In the modern televerse, the spirit of the B's shines most brightly on cable networks like USA (home of La Femme Nikita), Ted Turner's not-flagship TBS Superstation ("A 747 loaded with passengers./A bomb loaded with nerve gas./A pilot with . . . Nowhere To Land," runs a promo line for its latest original film) and especially in the realm of syndication. A show like this season's syndicated Relic Hunter, with Tia Carrere of Wayne's World fame as a chick Indiana Jones, traces its roots straight back to the same Saturday morning movie serials that inspired Raiders of the Lost Ark, but is of course much, much closer to the original in terms of budget and sophistication and the Buster Crabbe attitudes of its comely star.
As a sexy professor of ancient history who moonlights as a world-traveling seeker after lost amulets and icons (it does sound familiar, doesn't it?), Carrere -- an exotic of Hawaiian, Chinese, Spanish and Filipino ancestry -- is a perfectly constituted pulp heroine, good-looking, athletic and able to make a face that says "I'm worried" and "I'm tough" (and occasionally "I'm available") at the same time. Notwithstanding that this is nominally an "action" show, she doesn't really have to do much at all -- one has the feeling that at no point in the production of this pokey little series does anyone break a sweat -- but she does all she has to with evident zeal. Christien Anholt, an overqualified British stage actor, takes the Denholm Elliott role of bumbling, bookish sidekick, with the difference that, this being television, he's young and good-looking.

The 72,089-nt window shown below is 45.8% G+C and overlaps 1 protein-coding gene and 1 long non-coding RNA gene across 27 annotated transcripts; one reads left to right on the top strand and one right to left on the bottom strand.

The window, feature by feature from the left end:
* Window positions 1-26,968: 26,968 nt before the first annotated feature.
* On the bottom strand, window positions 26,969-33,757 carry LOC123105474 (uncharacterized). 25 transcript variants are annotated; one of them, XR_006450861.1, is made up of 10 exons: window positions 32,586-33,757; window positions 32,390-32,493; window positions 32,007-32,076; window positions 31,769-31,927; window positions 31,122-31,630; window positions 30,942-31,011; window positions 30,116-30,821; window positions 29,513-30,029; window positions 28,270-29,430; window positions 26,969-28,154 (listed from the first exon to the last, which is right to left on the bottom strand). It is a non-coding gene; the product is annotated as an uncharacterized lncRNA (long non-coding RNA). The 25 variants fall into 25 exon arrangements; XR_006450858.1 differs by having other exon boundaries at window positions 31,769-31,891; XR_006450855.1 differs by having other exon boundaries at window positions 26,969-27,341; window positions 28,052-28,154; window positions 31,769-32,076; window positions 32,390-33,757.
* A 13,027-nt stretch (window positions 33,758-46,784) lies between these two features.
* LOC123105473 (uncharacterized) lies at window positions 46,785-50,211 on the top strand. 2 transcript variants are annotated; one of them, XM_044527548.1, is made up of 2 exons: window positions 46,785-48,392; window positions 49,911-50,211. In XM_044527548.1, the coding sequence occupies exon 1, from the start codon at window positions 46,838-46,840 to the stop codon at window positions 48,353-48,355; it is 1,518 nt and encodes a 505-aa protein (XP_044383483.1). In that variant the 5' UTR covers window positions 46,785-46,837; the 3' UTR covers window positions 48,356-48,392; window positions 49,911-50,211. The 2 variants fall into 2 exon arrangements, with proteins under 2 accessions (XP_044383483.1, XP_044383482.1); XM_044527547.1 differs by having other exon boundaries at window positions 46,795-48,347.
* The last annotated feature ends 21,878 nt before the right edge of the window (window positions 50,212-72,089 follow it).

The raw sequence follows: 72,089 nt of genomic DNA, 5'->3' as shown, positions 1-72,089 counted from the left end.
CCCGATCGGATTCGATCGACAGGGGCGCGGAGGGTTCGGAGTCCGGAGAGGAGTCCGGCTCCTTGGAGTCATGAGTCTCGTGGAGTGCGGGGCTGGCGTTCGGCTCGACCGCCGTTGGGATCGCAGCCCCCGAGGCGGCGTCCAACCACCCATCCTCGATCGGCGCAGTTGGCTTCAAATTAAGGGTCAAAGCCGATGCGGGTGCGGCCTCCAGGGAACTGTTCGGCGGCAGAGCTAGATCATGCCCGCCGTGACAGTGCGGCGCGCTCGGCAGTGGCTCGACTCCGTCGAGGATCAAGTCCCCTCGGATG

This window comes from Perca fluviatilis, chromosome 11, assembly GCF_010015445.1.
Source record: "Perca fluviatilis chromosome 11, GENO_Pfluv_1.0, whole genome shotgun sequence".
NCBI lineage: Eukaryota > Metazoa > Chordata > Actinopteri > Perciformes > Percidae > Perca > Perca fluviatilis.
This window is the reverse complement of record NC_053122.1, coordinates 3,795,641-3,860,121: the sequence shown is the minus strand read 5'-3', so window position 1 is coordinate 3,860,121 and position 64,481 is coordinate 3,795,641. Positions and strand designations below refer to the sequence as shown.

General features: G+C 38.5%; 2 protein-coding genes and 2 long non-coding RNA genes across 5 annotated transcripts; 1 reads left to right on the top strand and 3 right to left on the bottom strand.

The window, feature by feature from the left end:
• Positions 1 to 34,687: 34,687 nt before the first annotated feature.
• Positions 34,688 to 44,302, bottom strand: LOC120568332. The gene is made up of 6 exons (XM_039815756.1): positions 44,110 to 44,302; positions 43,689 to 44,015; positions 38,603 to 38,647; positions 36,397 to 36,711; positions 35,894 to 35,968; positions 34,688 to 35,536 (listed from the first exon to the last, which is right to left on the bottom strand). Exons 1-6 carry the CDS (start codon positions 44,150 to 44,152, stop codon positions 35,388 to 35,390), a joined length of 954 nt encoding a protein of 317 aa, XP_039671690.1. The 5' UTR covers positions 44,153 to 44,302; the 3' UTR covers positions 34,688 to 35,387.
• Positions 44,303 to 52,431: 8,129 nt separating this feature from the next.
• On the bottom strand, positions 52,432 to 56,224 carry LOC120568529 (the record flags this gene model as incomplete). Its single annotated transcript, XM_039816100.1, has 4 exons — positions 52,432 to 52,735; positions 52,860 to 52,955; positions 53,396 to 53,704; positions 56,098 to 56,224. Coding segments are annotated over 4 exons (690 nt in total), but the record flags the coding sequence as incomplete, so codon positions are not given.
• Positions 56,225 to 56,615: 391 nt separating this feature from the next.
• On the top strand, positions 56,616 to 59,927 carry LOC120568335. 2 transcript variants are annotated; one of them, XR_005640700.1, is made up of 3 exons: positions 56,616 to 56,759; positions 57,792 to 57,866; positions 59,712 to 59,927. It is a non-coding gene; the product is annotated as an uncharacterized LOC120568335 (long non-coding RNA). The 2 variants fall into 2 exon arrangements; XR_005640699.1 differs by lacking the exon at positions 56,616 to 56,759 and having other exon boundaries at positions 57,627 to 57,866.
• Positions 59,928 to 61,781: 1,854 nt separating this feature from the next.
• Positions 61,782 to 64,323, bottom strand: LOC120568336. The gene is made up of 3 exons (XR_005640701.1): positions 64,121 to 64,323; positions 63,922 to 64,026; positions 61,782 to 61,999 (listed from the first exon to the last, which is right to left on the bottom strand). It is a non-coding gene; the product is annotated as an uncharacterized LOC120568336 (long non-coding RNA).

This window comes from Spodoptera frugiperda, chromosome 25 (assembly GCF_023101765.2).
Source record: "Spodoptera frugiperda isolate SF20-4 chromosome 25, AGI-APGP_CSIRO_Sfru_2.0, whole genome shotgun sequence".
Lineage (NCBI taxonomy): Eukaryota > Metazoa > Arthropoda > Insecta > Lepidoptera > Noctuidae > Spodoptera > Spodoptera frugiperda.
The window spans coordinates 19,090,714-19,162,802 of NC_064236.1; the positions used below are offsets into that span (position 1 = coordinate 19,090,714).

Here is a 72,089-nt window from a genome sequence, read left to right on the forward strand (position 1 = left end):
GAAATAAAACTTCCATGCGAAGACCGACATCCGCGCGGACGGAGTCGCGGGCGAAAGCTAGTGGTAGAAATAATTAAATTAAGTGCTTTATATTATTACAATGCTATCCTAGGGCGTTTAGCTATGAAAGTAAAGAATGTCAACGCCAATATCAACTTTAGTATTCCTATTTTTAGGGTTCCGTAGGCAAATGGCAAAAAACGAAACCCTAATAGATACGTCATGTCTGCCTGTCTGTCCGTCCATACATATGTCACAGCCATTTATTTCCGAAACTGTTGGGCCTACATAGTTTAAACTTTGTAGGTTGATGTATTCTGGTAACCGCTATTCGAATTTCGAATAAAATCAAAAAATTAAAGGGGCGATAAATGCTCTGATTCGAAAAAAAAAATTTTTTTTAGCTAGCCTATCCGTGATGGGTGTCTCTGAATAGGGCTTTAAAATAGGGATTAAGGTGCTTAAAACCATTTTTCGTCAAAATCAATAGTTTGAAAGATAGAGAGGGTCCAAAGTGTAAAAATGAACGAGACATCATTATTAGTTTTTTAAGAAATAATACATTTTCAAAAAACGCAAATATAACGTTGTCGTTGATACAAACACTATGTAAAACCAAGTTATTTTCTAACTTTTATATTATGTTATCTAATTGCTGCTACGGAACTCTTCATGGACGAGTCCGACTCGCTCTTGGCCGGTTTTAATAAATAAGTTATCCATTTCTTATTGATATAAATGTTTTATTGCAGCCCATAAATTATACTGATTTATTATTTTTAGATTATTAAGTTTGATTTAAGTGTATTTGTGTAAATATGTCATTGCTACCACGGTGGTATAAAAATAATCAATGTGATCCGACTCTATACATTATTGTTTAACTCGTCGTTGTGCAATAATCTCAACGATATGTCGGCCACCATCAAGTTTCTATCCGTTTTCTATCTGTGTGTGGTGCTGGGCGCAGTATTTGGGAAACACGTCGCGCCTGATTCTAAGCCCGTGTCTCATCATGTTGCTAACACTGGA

THE CURRENT KING OF THIS HILL IS SAM RAIMI, whose now-sometime respectable film career was launched by the indie shocker The Evil Deadand its two fabulously baroque sequels and who, in addition to his big-screen work (Spider-Manis on his plate currently), has positioned himself as the Roger Corman or Samuel Z. Arkoff or Pietro Francisci of syndicated television. It was Raimi who blew the dust off the Hercules franchise, unexploited since Steve Reeves hung up his toga, with Hercules: The Legendary Journeys. That begat Xena: Warrior Princessand a slew of action-adventure knockoffs featuring mythic heroes with 20th-century hair and attitudes and well-built heroines in skimpy outfits (or outfits that suggest skimpiness without actually being all that skimpy). Raimi created as well the less successful network shows Spy Gameand M.A.N.T.I.S., about a black superhero. He's a genre man, clean through.